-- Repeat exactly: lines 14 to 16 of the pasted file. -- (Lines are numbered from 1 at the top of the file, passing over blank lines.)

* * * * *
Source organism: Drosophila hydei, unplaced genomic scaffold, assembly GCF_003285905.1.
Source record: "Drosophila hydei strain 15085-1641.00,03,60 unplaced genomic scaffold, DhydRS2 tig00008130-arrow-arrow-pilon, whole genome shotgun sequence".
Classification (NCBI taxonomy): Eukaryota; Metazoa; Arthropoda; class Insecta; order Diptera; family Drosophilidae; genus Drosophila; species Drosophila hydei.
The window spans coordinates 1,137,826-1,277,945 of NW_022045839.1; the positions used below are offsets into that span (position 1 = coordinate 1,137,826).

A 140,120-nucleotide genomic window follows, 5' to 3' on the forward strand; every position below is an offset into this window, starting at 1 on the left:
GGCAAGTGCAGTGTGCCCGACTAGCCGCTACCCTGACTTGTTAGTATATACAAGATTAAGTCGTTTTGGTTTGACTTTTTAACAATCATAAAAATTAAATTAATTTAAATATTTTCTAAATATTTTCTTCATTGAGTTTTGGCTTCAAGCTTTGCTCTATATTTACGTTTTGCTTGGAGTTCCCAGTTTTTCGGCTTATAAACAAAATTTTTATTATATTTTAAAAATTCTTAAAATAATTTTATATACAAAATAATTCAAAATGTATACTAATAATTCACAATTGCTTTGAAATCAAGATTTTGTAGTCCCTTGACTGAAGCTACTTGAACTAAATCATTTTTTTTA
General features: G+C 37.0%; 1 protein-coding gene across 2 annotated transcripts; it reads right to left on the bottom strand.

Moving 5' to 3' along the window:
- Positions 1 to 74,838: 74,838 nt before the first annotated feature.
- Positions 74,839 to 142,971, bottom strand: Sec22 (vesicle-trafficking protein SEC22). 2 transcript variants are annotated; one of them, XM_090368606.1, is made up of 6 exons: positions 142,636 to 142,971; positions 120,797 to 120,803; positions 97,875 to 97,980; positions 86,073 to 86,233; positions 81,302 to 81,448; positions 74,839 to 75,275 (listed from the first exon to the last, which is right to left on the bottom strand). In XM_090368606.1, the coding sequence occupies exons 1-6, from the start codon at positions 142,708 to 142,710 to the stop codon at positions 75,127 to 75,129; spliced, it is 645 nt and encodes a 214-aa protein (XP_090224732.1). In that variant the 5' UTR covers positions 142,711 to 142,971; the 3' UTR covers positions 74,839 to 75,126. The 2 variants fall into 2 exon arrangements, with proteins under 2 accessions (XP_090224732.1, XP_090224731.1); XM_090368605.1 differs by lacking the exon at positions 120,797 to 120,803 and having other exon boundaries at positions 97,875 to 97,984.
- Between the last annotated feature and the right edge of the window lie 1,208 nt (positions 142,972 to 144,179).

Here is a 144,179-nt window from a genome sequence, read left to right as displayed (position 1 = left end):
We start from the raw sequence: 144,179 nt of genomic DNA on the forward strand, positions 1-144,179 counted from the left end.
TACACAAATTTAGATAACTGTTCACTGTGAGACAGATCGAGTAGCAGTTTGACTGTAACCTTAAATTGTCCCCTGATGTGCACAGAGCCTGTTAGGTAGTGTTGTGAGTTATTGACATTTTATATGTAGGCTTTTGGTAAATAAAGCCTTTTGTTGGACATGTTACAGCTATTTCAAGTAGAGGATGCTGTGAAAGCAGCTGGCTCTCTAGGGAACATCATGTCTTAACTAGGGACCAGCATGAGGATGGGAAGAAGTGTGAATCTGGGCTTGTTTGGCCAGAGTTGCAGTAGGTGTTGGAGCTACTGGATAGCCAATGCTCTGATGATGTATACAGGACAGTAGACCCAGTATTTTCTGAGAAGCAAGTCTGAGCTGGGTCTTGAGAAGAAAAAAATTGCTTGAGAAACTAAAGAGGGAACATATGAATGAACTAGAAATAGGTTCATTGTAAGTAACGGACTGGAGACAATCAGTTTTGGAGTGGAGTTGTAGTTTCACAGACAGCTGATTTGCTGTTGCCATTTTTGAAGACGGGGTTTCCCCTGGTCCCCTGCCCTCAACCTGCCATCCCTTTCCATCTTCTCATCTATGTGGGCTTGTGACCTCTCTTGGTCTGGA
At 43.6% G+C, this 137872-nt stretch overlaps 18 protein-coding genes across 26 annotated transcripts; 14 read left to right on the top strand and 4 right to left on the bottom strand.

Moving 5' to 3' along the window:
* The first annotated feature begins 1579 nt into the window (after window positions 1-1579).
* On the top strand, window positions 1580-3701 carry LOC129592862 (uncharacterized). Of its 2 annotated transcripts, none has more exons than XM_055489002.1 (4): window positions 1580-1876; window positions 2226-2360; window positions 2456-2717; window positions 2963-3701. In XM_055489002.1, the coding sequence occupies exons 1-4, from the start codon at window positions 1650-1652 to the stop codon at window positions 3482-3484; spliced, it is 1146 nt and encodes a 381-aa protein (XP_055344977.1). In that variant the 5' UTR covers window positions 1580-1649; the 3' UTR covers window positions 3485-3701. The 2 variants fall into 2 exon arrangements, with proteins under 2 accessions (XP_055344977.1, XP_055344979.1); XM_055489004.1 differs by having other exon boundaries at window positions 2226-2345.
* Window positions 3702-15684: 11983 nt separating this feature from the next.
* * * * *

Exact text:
TACACAAATTTAGATAACTGTTCACTGTGAGACAGATCGAGTAGCAGTTTGACTGTAACCTTAAATTGTCCCCTGATGTGCACAGAGCCTGTTAGGTAGTGTTGTGAGTTATTGACATTTTATATGTAGGCTTTTGGTAAATAAAGCCTTTTGTTGGACATGTTACAGCTATTTCAAGTAGAGGATGCTGTGAAAGCAGCTGGCTCTCTAGGGAACATCATGTCTTAACTAGGGACCAGCATGAGGATGGGAAGAAGTGTGAATCTGGGCTTGTTTGGCCAGAGTTGCAGTAGGTGTTGGAGCTACTGGATAGCCAATGCTCTGATGATGTATACAGGACAGTAGACCCAGTATTTTCTGAGAAGCAAGTCTGAGCTGGGTCTTGAGAAGAAAAAAATTGCTTGAGAAACTAAAGAGGGAACATATGAATGAACTAGAAATAGGTTCATTGTAAGTAACGGACTGGAGACAATCAGTTTTGGAGTGGAGTTGTAGTTTCACAGACAGCTGATTTGCTGTTGCCATTTTTGAAGACGGGGTTTCCCCTGGTCCCCTGCCCTCAACCTGCCATCCCTTTCCATCTTCTCATCTATGTGGGCTTGTGACCTCTCTTGGTCTGGA
At 43.6% G+C, this 137872-nt stretch overlaps 18 protein-coding genes across 26 annotated transcripts; 14 read left to right on the top strand and 4 right to left on the bottom strand.

Moving 5' to 3' along the window: